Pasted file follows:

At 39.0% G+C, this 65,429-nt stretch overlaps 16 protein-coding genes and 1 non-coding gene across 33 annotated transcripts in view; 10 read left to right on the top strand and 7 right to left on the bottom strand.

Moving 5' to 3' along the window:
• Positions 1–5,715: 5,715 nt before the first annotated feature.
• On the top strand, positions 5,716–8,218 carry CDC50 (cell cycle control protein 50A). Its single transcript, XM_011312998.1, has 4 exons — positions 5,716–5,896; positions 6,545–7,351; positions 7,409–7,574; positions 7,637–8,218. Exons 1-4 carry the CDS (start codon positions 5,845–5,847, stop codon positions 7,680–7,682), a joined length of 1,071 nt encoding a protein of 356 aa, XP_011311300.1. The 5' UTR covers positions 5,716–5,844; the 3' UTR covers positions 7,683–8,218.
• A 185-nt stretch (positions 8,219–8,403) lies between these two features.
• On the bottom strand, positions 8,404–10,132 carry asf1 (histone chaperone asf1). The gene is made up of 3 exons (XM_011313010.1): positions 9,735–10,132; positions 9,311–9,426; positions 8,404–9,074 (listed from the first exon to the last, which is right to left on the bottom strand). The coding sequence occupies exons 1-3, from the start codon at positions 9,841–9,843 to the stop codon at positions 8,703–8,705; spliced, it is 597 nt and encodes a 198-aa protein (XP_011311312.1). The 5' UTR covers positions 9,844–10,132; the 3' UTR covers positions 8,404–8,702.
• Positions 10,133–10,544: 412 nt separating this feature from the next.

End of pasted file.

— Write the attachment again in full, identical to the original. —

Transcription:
At 39.0% G+C, this 65,429-nt stretch overlaps 16 protein-coding genes and 1 non-coding gene across 33 annotated transcripts in view; 10 read left to right on the top strand and 7 right to left on the bottom strand.

Moving 5' to 3' along the window:
• Positions 1–5,715: 5,715 nt before the first annotated feature.
• On the top strand, positions 5,716–8,218 carry CDC50 (cell cycle control protein 50A). Its single transcript, XM_011312998.1, has 4 exons — positions 5,716–5,896; positions 6,545–7,351; positions 7,409–7,574; positions 7,637–8,218. Exons 1-4 carry the CDS (start codon positions 5,845–5,847, stop codon positions 7,680–7,682), a joined length of 1,071 nt encoding a protein of 356 aa, XP_011311300.1. The 5' UTR covers positions 5,716–5,844; the 3' UTR covers positions 7,683–8,218.
• A 185-nt stretch (positions 8,219–8,403) lies between these two features.
• On the bottom strand, positions 8,404–10,132 carry asf1 (histone chaperone asf1). The gene is made up of 3 exons (XM_011313010.1): positions 9,735–10,132; positions 9,311–9,426; positions 8,404–9,074 (listed from the first exon to the last, which is right to left on the bottom strand). The coding sequence occupies exons 1-3, from the start codon at positions 9,841–9,843 to the stop codon at positions 8,703–8,705; spliced, it is 597 nt and encodes a 198-aa protein (XP_011311312.1). The 5' UTR covers positions 9,844–10,132; the 3' UTR covers positions 8,404–8,702.
• Positions 10,133–10,544: 412 nt separating this feature from the next.